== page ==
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First ‘graphene’ integrated circuit

Silicon has been the foundation of modern computers since they were first invented over 70 years ago. However, it's reaching its upper physical limit and performance threshold, as modern electronics continues moving towards the atomic scale in order to decrease the distance between integrated circuits and increase computer performance. Now, IBM researchers have created the first integrated circuit composed of the 'wonder material' graphene.

Graphene was discovered in 2004 by Russian-born scientists Andre Geim and Konstantin Novoselov in 2004. It comes from the lead of a pencil, is one atom thick and has a honeycomb structure akin to chicken wire that conducts electricity 100 times faster than silicon. Yu-Ming, an IBM research scientist told iSGTW. "It's ideal for high-speed electronics and for achieving ultra-small devices."

Top image is scanning electron microscope of graphene transistor and bottom image is optical image of entire mixer integrated circuit.
(Top Image) Scanning electron microscope (SEM) image of the graphene transistor, showing the electrodes, and the graphene channel.
(Bottom image) Optical image showing the entire mixer integrated circuit, which consists of one graphene transistor and two inductors.
Image courtesy of Lin Yu-Ming.

The research published in the journal Science, describes how IBM researchers created a wafer-scale graphene integrated circuit. "The development took us about a year to resolve various fabrication and integration issues, such as the adhesion between metal and graphene. This is one of the first versions of working circuits," said Yu-Ming.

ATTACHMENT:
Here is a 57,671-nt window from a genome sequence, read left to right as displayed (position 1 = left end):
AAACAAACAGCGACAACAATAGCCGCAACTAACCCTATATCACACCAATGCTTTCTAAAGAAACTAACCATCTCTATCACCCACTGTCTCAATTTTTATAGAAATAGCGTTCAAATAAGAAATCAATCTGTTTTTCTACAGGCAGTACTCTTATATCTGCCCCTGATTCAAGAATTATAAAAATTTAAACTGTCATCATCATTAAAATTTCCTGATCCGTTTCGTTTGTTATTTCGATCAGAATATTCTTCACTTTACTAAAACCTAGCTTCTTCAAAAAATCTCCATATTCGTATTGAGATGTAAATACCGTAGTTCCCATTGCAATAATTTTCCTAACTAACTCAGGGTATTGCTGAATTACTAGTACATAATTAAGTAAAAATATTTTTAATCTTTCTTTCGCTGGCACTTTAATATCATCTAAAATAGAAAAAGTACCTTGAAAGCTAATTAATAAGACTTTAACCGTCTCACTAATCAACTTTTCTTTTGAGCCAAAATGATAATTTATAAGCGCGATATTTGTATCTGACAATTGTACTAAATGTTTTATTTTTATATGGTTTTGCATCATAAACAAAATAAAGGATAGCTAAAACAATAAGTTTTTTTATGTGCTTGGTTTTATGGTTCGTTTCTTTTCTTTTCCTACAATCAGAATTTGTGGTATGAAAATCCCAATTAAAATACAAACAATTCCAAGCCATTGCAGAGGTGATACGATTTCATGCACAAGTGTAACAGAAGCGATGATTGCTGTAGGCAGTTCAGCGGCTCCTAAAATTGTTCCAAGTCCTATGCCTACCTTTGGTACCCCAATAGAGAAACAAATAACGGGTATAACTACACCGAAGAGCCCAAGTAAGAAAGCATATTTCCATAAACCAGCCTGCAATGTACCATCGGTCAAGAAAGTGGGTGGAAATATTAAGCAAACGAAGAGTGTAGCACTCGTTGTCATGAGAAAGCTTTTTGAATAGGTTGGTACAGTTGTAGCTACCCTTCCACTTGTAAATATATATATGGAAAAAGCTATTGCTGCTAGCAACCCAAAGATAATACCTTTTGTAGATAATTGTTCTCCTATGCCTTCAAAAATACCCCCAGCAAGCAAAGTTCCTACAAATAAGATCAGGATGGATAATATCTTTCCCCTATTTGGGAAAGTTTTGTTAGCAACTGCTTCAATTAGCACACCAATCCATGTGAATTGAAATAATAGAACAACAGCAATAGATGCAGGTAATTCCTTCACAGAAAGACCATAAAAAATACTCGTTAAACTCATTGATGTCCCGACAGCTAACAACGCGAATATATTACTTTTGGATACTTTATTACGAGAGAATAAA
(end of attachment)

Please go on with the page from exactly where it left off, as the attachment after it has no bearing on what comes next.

This new chip operated at 10GHz and represents an important step in semi-conductor technology. Yu-Ming said, "Commercial products may take from five to 10 years, depending on complexity of the products."

Could this be a precursor to future microprocessor technology? While this is the first integrated circuit based on graphene, it is not intended to be used in computers. The circuit itself is designed for wireless communications. However, "It would be challenging to replace silicon for digital logic applications. Further research in graphene may be able to provide a solution to this deficiency," said Yu-Ming.

Creating this circuit was no trivial task as the researchers had to address issues such as contact resistance, graphene integration with inductors and preservation of graphene quality during processes to make the circuit work properly.

In terms of performance, the highest frequency demonstrated by a silicon transistor is 300GHz, which is comparable to the highest values seen in graphene transistors thus far. "However, for the same device dimension, graphene transistors exhibit a higher frequency than that of silicon, and therefore, graphene has the advantage in scaling over silicon. Currently, we do not see any major bottlenecks or fundamental limitations for graphene transistors," said Yu-Ming.

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